The future of qualifications and assessment: bridges and ladders, not rigid tracks

The future of qualifications and assessment: bridges and ladders, not rigid tracks

The impact of COVID-19 on exams in the UK and around the globe has sharpened the debate about the role of qualifications and assessment in our education systems. This debate has seen a growing number of thought-provoking ideas (for example, radical changes to the GCSE)...

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The impact of COVID-19 on exams in the UK and around the globe has sharpened the debate about the role of qualifications and assessment in our education systems.

This debate has seen a growing number of thought-provoking ideas (for example, radical changes to the GCSE) about how to improve the system we have in place. Many of these ideas reflect the views of experts and opinion-leaders, but of the voices of parents, employers, teachers, and learners themselves have been largely absent.

Considering this, we launched a Future of Assessments & Qualifications consultation in February 2021 to hear the views of thousands of teachers, lecturers, students, parents and employers. We also sought the views of MPs and a panel of education experts.

Pearson plays a significant role in the education system in England, so we felt it right that we support the debate by soliciting and synthesising a broad range of views with a focus on what is in the interests of learners. We have now have published our interim report.

Findings from the interim report

What we discovered was in some ways surprising in view of the critiques we often read, but also encouraging. Most people see our education system as an improving platform to be modified and enhanced, not as something to be dismantled and rebuilt.

We synthesised the findings under four guiding principles to reflect what most people are asking of the education system and to inform the next research phase of this project. These are:

  1. Empowering: an education is a preparation for life and work and should inspire a lifelong love of learning achieved through the acquisition of a core of knowledge plus broader, deeper knowledge including problem-solving, creativity, resilience, leadership and respect for others.
  2. Coherent: curriculum, qualifications, assessment and teaching should work together in harmony. Furthermore, the 14-19 phase itself should be coherent with later pathways through higher education and apprenticeships.
  3. Adaptable: the 14-19 phase should offer flexibility and choice of academic, applied and technical pathways in an inclusive system more akin to bridges and ladders than rigid tracks.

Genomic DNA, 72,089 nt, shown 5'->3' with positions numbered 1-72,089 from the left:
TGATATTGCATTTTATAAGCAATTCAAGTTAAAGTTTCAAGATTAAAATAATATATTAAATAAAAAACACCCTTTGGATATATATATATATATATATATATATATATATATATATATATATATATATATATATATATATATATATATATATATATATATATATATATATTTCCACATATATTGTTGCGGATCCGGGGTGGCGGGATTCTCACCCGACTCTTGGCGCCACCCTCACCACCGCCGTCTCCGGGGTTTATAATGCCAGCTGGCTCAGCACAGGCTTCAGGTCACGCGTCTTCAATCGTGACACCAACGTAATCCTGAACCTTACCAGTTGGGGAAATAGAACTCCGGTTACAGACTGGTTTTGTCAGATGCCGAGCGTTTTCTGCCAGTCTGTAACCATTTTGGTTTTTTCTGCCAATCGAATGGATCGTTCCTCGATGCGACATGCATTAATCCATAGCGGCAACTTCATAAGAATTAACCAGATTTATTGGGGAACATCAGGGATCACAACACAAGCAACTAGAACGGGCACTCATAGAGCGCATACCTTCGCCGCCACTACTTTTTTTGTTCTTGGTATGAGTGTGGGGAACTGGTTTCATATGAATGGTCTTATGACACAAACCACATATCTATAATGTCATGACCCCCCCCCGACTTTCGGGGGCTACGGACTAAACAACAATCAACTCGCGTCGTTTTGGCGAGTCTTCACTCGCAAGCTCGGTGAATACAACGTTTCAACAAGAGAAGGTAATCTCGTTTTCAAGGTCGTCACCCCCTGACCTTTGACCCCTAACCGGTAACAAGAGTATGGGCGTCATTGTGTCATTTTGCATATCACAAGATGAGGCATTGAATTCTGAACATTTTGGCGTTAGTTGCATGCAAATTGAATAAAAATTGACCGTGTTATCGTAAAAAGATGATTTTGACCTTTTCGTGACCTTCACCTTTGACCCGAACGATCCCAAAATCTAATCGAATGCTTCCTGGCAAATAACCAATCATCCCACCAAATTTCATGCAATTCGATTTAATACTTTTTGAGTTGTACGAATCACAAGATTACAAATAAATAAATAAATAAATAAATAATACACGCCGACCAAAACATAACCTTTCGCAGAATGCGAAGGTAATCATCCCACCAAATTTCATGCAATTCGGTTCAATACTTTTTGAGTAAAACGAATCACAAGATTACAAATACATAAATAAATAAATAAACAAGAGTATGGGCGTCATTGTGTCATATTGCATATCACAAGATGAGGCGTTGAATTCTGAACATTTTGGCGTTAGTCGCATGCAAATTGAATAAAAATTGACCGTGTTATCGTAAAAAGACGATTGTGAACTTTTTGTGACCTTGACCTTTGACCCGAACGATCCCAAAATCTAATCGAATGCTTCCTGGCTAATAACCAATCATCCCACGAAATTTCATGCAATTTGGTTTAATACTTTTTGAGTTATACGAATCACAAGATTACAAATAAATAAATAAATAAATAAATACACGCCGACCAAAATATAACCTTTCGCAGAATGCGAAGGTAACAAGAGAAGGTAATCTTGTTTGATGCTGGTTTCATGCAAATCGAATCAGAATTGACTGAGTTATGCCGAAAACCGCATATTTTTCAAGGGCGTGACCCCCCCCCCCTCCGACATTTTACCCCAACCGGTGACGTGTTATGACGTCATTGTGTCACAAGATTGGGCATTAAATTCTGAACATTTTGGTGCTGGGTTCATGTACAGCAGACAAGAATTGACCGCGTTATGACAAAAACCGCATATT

4. Innovative: the delivery of assessment and teaching within the 14-19 phase should unleash the power of technology to improve adaptability, inclusion, empowerment and coherence.

Next steps and further research

The second phase of this research will test these principles by exploring two research questions:

What outcomes should the post-14 curriculum deliver for young people?

We will consider: What choices should be offered at each stage?  How do we ensure that curriculum pathways are defined by objective outcomes data rather than perceptions and bias? How are employer voices best expressed? How do we ensure equity and inclusion? What are the implications for existing qualifications?

How should assessment best serve learning, and support these outcomes?

We will consider: What role can technology play? How do we ensure validity and reliability of assessments? How can we better define what knowledge and skill matters and therefore what should be assessed? The purposes and behavioural consequences of assessment.

The research will begin in summer 2021 and we expect to publish our final report by the end of 2021.

This is a big project and we do not have all the answers even after listening to thousands of educators, employers, parents, and learners. Indeed, wise people have pointed out that no system or curriculum will completely satisfy such a wide range of public opinion. But our synthesis does provide very clear pointers as we embark on the second phase of research on which we will report by the end of the year. While this interim report doesn’t suggest immediate revolutionary change, it lays the groundwork vital to any change in the future. I am thankful for the contributions of our expert panel of esteemed voices to help guide the project and to test and challenge us.

Finally, as we simplify our education narrative, we might keep in mind the following from Albert Einstein: Everything should be as simple as possible, but no simpler.

 

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